The boy I pick up just turned twelve.  He still waves each day when he spots me.  He has introduced me to friends and a girlfriend when they have been walking near him.  But he usually walks out alone.  He chatters to me about his good days and bad days, and is peculiarly happy with his lot in life, which has not been easy.  Not much easy in sight for the future, either.

I pray for him.  Childhood skips away too quickly.

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Christmas Windows

Two Christmas windows made me smile last night.

The first was a generously lit multicolored tree filling a bow window. Translucent curtains muted the lights adding to a sense that this tree was really for the family inside.  A long drive led to this warmly inviting, Christmas-card-perfect picture.  This was the place worth singing about for Christmas homecomings, if only in our dreams.

The second was a table top tree barely glimpsed through a home’s side window. 15 lights, tops. A child’s bedroom?  We had given our kids similar trees to decorate their own rooms years ago.  A senior citizen avoiding the work of a big tree?

Whatever the story, someone inside was celebrating Christmas.

Amidst more extravagant outdoor displays, a simple tree lighting up a window remains my favorite and reminds me of my dad.

No one ever accused my dad of being a big spender.  It’s not that he lacked generosity, but spending money on temporary things like Christmas trees seemed quite frivolous to him.  So our family hunted the lots for a small tree and Dad haggled for a small price.  Not quite Charlie Brown trees, but definitely not showy.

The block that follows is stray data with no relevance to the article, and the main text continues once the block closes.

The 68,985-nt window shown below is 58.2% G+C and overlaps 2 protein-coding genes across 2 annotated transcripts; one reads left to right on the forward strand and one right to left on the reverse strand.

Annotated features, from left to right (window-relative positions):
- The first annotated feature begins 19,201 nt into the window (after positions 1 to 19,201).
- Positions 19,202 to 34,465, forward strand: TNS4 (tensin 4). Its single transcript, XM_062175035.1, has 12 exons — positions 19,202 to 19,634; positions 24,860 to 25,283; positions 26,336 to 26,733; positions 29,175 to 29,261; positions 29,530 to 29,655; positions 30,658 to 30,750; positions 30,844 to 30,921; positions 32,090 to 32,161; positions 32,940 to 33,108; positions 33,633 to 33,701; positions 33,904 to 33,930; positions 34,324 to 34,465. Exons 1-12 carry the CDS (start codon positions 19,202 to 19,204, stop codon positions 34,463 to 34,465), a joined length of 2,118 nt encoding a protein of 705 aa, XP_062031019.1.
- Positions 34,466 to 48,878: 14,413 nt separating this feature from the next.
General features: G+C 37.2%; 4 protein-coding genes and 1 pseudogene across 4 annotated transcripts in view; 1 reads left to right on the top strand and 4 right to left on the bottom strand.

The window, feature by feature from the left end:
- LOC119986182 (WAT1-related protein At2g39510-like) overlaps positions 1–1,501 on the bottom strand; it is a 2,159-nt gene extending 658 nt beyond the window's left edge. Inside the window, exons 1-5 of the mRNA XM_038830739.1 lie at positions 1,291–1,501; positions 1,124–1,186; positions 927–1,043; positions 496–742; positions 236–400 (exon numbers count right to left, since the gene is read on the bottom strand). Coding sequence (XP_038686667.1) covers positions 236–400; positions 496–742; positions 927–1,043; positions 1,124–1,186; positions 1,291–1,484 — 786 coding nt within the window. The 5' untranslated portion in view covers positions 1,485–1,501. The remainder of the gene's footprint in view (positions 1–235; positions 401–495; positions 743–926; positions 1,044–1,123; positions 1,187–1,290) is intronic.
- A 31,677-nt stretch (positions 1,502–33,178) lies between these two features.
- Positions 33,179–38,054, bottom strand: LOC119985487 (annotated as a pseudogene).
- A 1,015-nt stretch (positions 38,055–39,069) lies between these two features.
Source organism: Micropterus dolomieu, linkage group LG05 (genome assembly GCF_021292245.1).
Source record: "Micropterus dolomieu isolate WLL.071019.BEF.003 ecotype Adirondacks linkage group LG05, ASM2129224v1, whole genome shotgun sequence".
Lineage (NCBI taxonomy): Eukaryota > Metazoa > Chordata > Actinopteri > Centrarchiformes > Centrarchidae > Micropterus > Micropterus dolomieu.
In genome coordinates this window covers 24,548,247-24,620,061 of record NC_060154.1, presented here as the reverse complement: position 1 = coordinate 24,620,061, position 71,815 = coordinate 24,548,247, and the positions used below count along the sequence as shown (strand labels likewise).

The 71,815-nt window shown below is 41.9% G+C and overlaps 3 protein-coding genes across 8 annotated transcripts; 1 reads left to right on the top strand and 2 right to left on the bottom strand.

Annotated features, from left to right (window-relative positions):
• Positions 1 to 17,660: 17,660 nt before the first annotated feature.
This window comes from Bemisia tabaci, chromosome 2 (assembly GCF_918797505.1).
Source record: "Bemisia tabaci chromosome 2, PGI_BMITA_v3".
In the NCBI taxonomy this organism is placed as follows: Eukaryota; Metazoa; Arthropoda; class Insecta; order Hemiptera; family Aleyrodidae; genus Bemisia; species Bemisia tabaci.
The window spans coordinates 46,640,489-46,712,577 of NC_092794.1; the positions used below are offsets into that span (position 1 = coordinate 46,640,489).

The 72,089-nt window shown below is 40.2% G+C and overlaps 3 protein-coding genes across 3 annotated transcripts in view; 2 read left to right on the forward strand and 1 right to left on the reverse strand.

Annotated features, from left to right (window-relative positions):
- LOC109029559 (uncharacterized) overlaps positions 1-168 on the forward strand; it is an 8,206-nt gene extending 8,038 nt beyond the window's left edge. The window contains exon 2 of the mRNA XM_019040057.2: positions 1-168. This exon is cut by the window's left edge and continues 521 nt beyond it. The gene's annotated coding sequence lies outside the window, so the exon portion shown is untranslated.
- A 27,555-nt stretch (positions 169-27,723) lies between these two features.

At home, Dad would arrange our short tree on a table beneath the picture window.  From the outside it appeared as the top of a six foot tree rather than the entire three  footer. Inside, the size didn’t matter.  It was our tree and it was beautiful, drenched in the silver tinsel carefully saved from Christmas’ past.

In a few years our family changed along with our trees.  Dad invested in an artificial green one, safely past the 60’s fad of silver trees.  The tree was not the only artificial part of our family life during these years, but the ritual of celebrating Christmas together continued, however painful.

My happiest childhood Christmas memories lay beneath a puny tree.  It was a time we were joyful to be together celebrating the advent of Jesus’ birth.  A time when all the small gifts exchanged expressed love.

But outside our picture window no one ever saw the difference between our small tree years and the artificial ones.

My Kitchen Windows

Autumn Sunset

Autumn Sunset

From my kitchen I can see the sunrise and the sunset.

Granted, I have seen many fewer sunrises, but I love seeing them on the mornings I must be up so early. The sunrise window is also the waving window discussed in a previous post. When they were babies and toddlers too young to reach the window themselves, I lifted my children to see that “Yes!” Daddy was home to play with them so that I might for a few minutes at least pull supper together with both hands free. Later they pressed their own noses to this window in anticipation of his arrival or upon hearing their grandpa’s tractor pulling in to our drive.

They loved to see their grandpa stop by after his trip to our barn to feed the cows he kept there. He was an easy man to love with his calm patience and gentle teasing humor – so much like his son, their daddy. It was fun to watch the two of them walking to the barn together, similar in height and build, or stopping to chat beside the tractor, so comfortable in each others’ company. We lost Grandpa Bob too soon in life to a cancer that had struck first ten years earlier. Those ten years were the difference of the children having their own loving memories of him, not just photographs and other people’s stories. A blessing. His tractor sold to a neighbor, and for years afterwards when I would see that tractor from my window the thought “Here comes Bob”, would flicker in my mind.

That window holds the memories of toddling children, first bikes and first cars, black cats, a blonde dog, and the comings and goings of beloved faces, friends and family. A different history is in the sunset window.